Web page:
So love your self, love your work, love the people around you. Dare to love those who are different from you, no matter where they’re from, what they look like, and who they love. Pursue this life of love with focus and passion and ambition and courage. Give it your all. And that will be your path to true success.

Congratulations to the Class of 2014 and thank you so much!


Meals By Genet


Headline :too spicy for my personal preferencegenet

Veggie combo-the waiter recommended  we order a protein dish and a veggie combo because it came with all the veggie sides.  There were sides like lentils, salad, carrots,beets, puréed veggies, etc.  I didn’t realize that half of the veggie items were spicy.   
Dorowot-spicy chicken
Injera-spongy bread that comes with the meal

Ethiopian food is analogous to Indian food for me..both cuisines use their hands to eat and dip bread into spiced curries or purees.  This meal put my mouth on fire, so unfortunately I can’t rate my experience higher.  I’ve also been to a few other Ethiopian restaurants in little Ethiopia that are more cheaply priced and tasted very good.  This was on Jonathan Gold’s (Pulitzer prize winning food critic) top 100 list so there was probably a premium.

Service :Very attentive..4 different people waited on us within the first 10 mins.   The chef/owner also came out to greet everyone, which was nice.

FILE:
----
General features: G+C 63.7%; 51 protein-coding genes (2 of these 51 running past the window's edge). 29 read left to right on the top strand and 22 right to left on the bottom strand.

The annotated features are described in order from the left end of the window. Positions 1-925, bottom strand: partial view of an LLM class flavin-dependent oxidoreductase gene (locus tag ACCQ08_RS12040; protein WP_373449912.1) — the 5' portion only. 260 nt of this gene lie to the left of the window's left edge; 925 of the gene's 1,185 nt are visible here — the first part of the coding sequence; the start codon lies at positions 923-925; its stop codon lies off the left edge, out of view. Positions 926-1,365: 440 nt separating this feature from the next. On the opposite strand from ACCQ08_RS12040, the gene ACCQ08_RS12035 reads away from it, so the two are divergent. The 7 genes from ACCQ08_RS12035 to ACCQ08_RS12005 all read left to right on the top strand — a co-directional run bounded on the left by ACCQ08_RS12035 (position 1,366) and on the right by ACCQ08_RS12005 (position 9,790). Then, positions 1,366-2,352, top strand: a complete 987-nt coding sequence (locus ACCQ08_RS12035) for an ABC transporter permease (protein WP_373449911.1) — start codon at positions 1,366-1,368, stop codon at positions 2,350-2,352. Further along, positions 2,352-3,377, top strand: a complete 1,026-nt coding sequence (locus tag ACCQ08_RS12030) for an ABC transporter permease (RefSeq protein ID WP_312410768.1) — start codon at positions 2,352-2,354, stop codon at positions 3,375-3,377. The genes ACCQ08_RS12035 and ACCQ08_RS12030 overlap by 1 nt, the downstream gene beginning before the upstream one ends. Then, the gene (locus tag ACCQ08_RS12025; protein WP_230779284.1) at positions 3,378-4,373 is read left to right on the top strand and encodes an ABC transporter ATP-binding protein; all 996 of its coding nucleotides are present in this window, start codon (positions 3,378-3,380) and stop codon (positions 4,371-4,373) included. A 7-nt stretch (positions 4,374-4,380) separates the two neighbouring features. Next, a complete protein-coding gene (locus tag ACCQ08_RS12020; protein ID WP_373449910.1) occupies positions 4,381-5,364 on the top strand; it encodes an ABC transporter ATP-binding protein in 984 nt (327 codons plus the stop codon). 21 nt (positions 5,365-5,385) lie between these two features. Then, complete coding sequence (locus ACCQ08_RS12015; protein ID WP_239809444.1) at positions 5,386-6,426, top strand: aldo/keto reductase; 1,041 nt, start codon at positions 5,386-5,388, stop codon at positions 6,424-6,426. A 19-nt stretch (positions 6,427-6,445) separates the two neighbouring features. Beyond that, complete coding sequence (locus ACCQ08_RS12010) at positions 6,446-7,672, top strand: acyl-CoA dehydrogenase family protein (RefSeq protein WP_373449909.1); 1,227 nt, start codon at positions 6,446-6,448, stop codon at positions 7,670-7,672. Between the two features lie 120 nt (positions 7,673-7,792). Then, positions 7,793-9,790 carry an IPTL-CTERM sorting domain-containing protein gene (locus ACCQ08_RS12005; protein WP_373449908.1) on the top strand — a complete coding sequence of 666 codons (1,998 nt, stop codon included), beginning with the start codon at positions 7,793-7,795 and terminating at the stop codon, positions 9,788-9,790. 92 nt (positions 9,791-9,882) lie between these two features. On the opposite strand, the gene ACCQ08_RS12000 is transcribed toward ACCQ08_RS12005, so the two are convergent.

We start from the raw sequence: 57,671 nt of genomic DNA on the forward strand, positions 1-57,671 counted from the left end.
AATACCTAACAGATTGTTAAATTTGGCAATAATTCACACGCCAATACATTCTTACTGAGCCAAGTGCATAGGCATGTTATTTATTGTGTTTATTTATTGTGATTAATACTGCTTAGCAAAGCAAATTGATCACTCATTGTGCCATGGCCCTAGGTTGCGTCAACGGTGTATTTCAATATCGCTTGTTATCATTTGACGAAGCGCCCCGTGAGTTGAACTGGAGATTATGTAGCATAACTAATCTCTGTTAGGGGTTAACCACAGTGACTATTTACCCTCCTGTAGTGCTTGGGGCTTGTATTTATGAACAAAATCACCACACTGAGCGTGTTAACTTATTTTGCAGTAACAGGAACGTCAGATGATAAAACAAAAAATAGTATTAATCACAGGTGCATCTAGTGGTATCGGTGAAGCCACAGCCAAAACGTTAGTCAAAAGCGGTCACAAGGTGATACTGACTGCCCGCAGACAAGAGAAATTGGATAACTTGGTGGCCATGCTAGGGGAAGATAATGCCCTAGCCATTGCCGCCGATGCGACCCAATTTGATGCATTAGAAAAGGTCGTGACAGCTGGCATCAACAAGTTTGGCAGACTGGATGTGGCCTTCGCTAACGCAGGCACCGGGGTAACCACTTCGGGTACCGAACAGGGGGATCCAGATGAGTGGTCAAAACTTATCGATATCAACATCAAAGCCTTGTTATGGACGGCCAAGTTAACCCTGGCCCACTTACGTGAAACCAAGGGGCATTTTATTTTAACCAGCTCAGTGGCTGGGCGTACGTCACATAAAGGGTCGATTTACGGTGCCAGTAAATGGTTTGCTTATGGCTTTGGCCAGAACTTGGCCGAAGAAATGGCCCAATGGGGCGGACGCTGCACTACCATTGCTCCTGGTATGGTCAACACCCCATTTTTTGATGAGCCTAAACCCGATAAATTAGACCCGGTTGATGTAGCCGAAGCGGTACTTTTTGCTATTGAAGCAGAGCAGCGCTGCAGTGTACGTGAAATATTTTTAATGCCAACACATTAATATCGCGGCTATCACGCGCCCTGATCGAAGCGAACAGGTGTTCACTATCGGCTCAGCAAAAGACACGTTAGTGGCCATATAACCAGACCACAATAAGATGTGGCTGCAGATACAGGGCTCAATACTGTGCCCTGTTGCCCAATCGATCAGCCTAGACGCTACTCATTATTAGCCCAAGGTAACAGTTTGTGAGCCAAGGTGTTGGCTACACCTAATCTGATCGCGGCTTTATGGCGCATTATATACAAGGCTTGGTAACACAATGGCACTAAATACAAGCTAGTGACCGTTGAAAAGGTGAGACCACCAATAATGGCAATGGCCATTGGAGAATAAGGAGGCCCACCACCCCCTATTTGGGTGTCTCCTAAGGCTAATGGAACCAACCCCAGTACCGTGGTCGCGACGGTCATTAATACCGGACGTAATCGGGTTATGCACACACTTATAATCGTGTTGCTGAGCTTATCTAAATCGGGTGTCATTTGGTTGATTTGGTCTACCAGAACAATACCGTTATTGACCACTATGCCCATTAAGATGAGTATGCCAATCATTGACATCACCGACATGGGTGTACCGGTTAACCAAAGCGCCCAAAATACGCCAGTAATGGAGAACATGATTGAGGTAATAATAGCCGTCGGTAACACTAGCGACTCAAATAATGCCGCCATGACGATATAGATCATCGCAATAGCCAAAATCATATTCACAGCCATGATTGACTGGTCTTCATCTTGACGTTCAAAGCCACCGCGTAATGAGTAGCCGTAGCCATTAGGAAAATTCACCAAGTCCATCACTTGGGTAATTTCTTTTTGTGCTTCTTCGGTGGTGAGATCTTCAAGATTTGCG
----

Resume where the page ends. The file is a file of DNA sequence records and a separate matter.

Parking: Free in the lot behind the restaurant.  It’s tight but there should be enough space.  You have to enter from the alley behind 7-11 or Carls Jr


Shows in China

I once sat in a Seaworld show (I never saw The Cove sorry) and smirked to myself at all the Chinese acrobats there were.  The entire troupe was Asian. Even Cirque du Soleil shows I’ve seen have had solid Asian contingents.  I supposed out of a billion people the odds for finding lithe aerodynamic performers are pretty high.  Oh that and the state sponsored training system.
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“Impression West Lake”-Hangzhou show on Westlake
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“Impression West Lake”
Famous shows in China?
In China, shows are a major crowd pleaser.  Zhang Yimou, renouned Chinese filmmaker who directed the 2008 Beijing Olympics, has marquee shows in Guilin and Hangzhou integrated into the natural scenery.  With a flourish of laser lighting and acrobatics, he brings to life a performance that costs a month’s wages for the working class .  The official opinion from friends who’ve seen both performances is that the Guilin show is much better.  I didn’t find the Hangzhou show to be as interesting as shows I’ve seen elsewhere in China.  In fact I’d skip Hangzhou unless you are dying to witness the hype.  The crowd is also very loud and rude, quite willing to conduct loud cell phone conversations during the show.